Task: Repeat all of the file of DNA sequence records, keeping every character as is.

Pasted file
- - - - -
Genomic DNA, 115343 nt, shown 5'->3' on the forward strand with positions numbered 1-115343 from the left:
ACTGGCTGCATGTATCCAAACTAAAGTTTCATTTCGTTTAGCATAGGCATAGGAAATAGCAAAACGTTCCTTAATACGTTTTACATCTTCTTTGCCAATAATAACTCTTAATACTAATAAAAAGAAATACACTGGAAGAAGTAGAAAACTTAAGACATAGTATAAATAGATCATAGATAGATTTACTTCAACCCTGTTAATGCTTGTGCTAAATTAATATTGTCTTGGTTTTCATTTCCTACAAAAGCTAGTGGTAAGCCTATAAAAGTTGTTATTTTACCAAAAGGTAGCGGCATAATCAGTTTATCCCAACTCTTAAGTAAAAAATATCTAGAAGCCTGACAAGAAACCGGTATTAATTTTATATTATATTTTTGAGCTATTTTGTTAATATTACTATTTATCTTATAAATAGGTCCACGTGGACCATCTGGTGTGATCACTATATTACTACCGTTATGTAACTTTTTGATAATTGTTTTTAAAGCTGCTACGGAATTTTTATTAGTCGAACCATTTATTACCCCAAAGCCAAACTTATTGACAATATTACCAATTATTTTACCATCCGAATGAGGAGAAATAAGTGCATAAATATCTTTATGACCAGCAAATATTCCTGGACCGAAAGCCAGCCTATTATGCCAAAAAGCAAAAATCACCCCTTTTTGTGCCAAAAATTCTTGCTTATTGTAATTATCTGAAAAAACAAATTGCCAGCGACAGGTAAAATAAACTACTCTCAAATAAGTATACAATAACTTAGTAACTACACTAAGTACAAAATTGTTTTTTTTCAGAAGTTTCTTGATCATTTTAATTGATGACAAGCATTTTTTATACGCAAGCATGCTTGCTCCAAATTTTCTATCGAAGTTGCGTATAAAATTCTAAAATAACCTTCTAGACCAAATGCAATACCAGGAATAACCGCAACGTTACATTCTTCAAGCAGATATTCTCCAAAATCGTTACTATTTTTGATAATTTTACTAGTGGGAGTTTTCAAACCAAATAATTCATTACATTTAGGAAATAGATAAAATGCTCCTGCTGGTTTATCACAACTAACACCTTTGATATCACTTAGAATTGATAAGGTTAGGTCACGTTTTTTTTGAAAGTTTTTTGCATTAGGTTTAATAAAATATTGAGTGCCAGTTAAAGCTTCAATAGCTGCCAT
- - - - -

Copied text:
Genomic DNA, 115343 nt, shown 5'->3' on the forward strand with positions numbered 1-115343 from the left:
ACTGGCTGCATGTATCCAAACTAAAGTTTCATTTCGTTTAGCATAGGCATAGGAAATAGCAAAACGTTCCTTAATACGTTTTACATCTTCTTTGCCAATAATAACTCTTAATACTAATAAAAAGAAATACACTGGAAGAAGTAGAAAACTTAAGACATAGTATAAATAGATCATAGATAGATTTACTTCAACCCTGTTAATGCTTGTGCTAAATTAATATTGTCTTGGTTTTCATTTCCTACAAAAGCTAGTGGTAAGCCTATAAAAGTTGTTATTTTACCAAAAGGTAGCGGCATAATCAGTTTATCCCAACTCTTAAGTAAAAAATATCTAGAAGCCTGACAAGAAACCGGTATTAATTTTATATTATATTTTTGAGCTATTTTGTTAATATTACTATTTATCTTATAAATAGGTCCACGTGGACCATCTGGTGTGATCACTATATTACTACCGTTATGTAACTTTTTGATAATTGTTTTTAAAGCTGCTACGGAATTTTTATTAGTCGAACCATTTATTACCCCAAAGCCAAACTTATTGACAATATTACCAATTATTTTACCATCCGAATGAGGAGAAATAAGTGCATAAATATCTTTATGACCAGCAAATATTCCTGGACCGAAAGCCAGCCTATTATGCCAAAAAGCAAAAATCACCCCTTTTTGTGCCAAAAATTCTTGCTTATTGTAATTATCTGAAAAAACAAATTGCCAGCGACAGGTAAAATAAACTACTCTCAAATAAGTATACAATAACTTAGTAACTACACTAAGTACAAAATTGTTTTTTTTCAGAAGTTTCTTGATCATTTTAATTGATGACAAGCATTTTTTATACGCAAGCATGCTTGCTCCAAATTTTCTATCGAAGTTGCGTATAAAATTCTAAAATAACCTTCTAGACCAAATGCAATACCAGGAATAACCGCAACGTTACATTCTTCAAGCAGATATTCTCCAAAATCGTTACTATTTTTGATAATTTTACTAGTGGGAGTTTTCAAACCAAATAATTCATTACATTTAGGAAATAGATAAAATGCTCCTGCTGGTTTATCACAACTAACACCTTTGATATCACTTAGAATTGATAAGGTTAGGTCACGTTTTTTTTGAAAGTTTTTTGCATTAGGTTTAATAAAATATTGAGTGCCAGTTAAAGCTTCAATAGCTGCCAT